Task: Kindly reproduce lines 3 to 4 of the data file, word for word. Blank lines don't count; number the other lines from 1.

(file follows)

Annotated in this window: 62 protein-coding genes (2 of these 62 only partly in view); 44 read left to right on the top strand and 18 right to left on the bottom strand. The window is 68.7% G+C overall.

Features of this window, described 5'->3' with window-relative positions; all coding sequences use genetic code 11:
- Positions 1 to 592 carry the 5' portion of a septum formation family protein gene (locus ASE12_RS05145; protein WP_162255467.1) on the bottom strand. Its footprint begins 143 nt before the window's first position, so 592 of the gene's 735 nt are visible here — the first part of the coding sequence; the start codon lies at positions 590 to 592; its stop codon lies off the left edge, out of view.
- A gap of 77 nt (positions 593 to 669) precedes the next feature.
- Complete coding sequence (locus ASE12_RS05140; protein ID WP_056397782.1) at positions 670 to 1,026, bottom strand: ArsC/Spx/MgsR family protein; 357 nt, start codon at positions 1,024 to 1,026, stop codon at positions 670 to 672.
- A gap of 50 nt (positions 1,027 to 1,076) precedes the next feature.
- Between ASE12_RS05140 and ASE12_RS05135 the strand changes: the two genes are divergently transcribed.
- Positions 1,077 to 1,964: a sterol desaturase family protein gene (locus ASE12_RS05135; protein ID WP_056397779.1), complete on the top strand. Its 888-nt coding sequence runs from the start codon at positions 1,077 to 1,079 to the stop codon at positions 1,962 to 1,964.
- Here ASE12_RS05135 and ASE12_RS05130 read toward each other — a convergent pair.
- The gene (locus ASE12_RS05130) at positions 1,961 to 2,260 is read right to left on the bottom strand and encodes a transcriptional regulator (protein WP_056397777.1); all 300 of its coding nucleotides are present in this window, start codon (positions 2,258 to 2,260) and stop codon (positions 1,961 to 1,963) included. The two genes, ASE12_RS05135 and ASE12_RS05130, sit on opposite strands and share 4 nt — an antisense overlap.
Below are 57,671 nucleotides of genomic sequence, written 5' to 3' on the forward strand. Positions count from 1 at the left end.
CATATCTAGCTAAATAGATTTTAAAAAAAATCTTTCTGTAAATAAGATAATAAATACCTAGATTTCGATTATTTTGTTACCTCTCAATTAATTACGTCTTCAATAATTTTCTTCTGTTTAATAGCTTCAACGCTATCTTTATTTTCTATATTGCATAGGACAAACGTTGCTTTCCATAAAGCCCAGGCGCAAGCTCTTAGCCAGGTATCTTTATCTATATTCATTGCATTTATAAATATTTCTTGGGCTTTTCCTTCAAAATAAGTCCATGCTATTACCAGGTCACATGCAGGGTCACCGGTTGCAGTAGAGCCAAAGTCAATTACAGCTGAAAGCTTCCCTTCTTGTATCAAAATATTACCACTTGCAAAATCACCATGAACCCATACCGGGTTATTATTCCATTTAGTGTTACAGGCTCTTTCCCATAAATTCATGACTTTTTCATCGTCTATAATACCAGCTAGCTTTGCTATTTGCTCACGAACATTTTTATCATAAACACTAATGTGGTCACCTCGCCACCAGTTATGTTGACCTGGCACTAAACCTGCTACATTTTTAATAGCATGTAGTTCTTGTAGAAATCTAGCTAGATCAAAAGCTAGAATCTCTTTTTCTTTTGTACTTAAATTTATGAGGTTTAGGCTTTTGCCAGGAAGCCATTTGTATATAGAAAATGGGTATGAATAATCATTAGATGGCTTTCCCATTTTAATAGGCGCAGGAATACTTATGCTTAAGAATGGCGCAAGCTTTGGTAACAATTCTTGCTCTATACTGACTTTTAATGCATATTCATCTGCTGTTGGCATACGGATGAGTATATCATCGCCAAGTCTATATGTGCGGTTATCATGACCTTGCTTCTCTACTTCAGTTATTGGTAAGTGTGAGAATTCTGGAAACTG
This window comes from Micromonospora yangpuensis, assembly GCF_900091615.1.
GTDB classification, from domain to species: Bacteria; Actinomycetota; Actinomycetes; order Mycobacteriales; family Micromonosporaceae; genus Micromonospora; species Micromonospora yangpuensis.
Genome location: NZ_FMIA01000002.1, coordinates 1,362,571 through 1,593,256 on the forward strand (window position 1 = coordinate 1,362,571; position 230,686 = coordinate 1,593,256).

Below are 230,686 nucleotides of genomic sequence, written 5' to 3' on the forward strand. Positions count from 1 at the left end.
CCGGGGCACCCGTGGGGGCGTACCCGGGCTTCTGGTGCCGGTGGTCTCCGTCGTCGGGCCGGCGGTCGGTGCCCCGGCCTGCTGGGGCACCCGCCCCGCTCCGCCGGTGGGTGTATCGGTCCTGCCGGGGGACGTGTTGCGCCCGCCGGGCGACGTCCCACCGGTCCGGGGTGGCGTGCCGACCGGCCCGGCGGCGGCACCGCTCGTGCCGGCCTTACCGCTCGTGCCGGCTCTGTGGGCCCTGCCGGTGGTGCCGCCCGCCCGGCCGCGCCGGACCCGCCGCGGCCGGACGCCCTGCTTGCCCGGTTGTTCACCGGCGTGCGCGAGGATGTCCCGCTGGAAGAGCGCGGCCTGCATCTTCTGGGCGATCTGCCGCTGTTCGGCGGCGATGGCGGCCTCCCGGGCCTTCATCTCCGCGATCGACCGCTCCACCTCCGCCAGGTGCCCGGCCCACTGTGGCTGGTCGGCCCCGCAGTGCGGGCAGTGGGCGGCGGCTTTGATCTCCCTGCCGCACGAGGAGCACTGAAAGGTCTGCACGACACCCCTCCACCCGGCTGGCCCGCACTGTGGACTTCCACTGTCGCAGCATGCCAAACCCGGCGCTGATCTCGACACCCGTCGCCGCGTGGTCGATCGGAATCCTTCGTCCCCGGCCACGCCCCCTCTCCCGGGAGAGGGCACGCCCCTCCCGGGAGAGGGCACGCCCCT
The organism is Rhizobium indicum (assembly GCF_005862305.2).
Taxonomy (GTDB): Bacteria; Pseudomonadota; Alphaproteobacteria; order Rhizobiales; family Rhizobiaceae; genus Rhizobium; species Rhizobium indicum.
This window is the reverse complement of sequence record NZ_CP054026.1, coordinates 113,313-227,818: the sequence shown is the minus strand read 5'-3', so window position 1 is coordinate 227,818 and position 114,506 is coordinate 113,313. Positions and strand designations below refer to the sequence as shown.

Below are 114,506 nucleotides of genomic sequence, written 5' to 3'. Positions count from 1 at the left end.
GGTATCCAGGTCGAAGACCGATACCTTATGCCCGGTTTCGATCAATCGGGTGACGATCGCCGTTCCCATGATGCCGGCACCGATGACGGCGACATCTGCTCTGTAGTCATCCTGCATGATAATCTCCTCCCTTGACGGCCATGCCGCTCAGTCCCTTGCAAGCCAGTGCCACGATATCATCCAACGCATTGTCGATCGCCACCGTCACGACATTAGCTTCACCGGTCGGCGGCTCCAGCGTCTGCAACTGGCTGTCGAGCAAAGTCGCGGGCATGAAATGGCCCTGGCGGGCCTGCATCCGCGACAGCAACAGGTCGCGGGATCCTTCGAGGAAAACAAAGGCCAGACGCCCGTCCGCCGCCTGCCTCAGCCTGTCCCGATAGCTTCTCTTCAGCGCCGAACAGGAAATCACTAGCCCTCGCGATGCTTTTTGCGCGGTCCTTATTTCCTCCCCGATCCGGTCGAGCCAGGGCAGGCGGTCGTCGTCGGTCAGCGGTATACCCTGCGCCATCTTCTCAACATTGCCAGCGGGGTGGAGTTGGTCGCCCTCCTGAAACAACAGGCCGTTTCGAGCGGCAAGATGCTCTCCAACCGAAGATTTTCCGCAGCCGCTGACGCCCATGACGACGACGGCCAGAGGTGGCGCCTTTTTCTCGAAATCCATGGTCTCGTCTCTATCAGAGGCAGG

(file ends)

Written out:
- Positions 1 to 592 carry the 5' portion of a septum formation family protein gene (locus ASE12_RS05145; protein WP_162255467.1) on the bottom strand. Its footprint begins 143 nt before the window's first position, so 592 of the gene's 735 nt are visible here — the first part of the coding sequence; the start codon lies at positions 590 to 592; its stop codon lies off the left edge, out of view.
- A gap of 77 nt (positions 593 to 669) precedes the next feature.